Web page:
Hotel quarantine – where people get Covid

Hotel quarantine first. Undoubtedly, that’s where most of the virus outbreaks have come from.

Depending on who you speak to, hotel quarantine is either actually pretty good at keeping Covid at bay, considering the number of people who’ve flown in, or it’s a leaky shambles.

A recent paper from Melbourne University and New Zealand’s Otago University found 4.9 failures per 1000 positive cases in quarantine, reported The Conversation.

Not all of these lead to a lockdown, but it’s clear hotel quarantine is not a perfect system.

The Bendigo miner can attest to the very system designed to prevent Covid can also delivering it. And as we now know from the aircrew driver, HQ can be let down by its methods.

All these problems have been raised before. And yet, where’s the solution? HQ continues to fall between the planks of the federal and state governments. In the void, decisions to improve the system have been shamblingly slow and protracted.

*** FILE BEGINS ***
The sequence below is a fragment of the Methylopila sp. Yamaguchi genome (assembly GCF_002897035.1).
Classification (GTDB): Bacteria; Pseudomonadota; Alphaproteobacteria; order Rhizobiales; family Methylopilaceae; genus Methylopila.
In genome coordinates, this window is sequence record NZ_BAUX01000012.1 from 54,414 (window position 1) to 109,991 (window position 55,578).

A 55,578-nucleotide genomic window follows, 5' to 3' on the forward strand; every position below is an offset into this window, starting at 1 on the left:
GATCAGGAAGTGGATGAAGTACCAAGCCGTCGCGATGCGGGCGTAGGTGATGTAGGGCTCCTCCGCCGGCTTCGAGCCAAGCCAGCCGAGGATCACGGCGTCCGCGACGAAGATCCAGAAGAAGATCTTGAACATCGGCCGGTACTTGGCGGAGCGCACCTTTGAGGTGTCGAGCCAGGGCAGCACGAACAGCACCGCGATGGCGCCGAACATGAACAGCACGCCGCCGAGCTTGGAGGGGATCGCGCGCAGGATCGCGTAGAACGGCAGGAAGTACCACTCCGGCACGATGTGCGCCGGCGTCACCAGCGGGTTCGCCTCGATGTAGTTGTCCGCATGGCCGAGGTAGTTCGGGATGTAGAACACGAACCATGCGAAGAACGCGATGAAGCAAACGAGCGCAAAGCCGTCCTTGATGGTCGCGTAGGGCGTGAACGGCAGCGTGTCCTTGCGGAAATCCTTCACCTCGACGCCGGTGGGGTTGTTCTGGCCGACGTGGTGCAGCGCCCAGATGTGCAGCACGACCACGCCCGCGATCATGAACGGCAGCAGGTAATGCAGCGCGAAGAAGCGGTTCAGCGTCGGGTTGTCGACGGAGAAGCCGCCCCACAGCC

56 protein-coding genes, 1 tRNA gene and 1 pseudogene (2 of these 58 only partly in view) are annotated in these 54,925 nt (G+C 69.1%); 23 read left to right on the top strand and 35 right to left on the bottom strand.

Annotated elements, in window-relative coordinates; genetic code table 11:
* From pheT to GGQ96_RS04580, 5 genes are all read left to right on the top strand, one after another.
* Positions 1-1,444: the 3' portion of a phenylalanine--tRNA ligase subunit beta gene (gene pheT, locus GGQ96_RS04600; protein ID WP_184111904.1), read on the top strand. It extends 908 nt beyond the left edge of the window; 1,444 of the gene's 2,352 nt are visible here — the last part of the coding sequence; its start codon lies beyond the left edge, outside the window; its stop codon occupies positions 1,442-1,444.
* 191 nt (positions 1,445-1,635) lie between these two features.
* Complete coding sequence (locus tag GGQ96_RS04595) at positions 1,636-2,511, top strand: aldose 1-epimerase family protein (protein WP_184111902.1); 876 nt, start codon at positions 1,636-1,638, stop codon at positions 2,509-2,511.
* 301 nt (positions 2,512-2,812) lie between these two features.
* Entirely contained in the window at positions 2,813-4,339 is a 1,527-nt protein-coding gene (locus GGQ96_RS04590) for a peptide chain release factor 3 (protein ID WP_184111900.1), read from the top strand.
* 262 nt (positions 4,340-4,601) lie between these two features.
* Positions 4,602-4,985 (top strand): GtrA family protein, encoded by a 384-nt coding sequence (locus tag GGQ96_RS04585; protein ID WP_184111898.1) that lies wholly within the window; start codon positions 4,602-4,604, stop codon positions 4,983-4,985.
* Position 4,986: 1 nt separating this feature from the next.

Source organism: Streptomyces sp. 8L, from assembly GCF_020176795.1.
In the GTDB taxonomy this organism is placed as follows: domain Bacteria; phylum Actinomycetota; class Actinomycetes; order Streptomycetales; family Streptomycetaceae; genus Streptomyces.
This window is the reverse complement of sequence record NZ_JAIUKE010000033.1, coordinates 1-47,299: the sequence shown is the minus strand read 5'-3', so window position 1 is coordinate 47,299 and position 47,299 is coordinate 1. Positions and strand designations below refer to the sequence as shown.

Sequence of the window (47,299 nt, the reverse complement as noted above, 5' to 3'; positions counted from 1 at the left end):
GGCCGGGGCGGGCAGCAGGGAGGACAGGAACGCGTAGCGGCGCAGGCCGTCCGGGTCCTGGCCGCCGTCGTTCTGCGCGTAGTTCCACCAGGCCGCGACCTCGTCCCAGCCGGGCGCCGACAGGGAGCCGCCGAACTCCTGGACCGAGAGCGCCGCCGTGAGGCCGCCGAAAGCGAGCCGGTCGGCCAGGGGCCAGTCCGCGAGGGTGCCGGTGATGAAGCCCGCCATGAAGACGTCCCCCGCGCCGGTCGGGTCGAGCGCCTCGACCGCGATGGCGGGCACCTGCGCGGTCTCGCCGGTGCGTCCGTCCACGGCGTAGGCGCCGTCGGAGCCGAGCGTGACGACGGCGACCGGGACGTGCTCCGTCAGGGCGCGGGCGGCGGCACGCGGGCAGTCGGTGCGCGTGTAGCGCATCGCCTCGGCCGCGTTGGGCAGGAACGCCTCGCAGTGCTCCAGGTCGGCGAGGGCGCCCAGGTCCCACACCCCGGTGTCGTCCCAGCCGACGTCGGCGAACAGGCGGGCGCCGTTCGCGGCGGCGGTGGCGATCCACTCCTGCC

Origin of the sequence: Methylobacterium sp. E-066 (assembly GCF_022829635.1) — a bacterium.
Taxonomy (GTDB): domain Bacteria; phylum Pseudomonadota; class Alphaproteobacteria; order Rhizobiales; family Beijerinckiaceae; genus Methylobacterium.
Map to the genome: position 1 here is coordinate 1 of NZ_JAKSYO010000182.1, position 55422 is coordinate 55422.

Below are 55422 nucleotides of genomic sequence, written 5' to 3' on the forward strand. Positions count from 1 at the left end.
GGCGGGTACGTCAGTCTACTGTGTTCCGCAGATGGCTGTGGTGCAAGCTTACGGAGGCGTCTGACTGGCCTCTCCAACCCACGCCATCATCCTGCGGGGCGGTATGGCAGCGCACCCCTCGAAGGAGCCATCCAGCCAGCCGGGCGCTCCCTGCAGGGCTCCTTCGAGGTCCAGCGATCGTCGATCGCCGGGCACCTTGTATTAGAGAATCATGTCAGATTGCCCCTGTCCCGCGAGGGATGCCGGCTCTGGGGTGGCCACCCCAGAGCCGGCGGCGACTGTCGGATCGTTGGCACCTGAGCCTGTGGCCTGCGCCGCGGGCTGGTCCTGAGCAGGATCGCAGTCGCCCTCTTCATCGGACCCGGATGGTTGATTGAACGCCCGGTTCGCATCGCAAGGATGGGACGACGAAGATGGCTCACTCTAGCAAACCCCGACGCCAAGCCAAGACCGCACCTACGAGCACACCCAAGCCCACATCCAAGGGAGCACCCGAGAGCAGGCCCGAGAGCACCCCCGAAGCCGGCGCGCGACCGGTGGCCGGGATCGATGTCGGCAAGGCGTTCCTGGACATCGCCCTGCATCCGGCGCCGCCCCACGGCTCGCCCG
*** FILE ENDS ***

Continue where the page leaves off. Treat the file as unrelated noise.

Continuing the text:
Vaccine purgatory

Yet even this wouldn’t be as much of an issue if Australia had enough vaccines.

How is it we’ve gone from world leader on combating Covid-19, by keeping cases down, to laughing stock, for having vaccinated so few people?

On Monday, NSW Health Minister Brad Hazzard said that 24 people out of 30 at a party in western Sydney became infected. Only six are negative thus far. What do those six have in common? They were vaccinated.

If you look at the Group of 20 leading economies, Australia ranks 18th on the job ladder.

We have fully inoculated just 4.7 percent of the population. Britain and America are at 48 and 46 percent respectively.

Only India and South Africa have a more dire record.

It smells a lot like complacency from both the federal government and, well, us.

Those nations that were being torn apart by coronavirus last year moved heaven and earth to secure vaccines.

Australia seemed to take a more pedestrian approach. Sure, we had some bad luck; our homegrown vaccine wasn’t approved.

But we then had only two left on the shelf. Really, only one-and-a-half: AstraZeneca with a light dusting of Pfizer.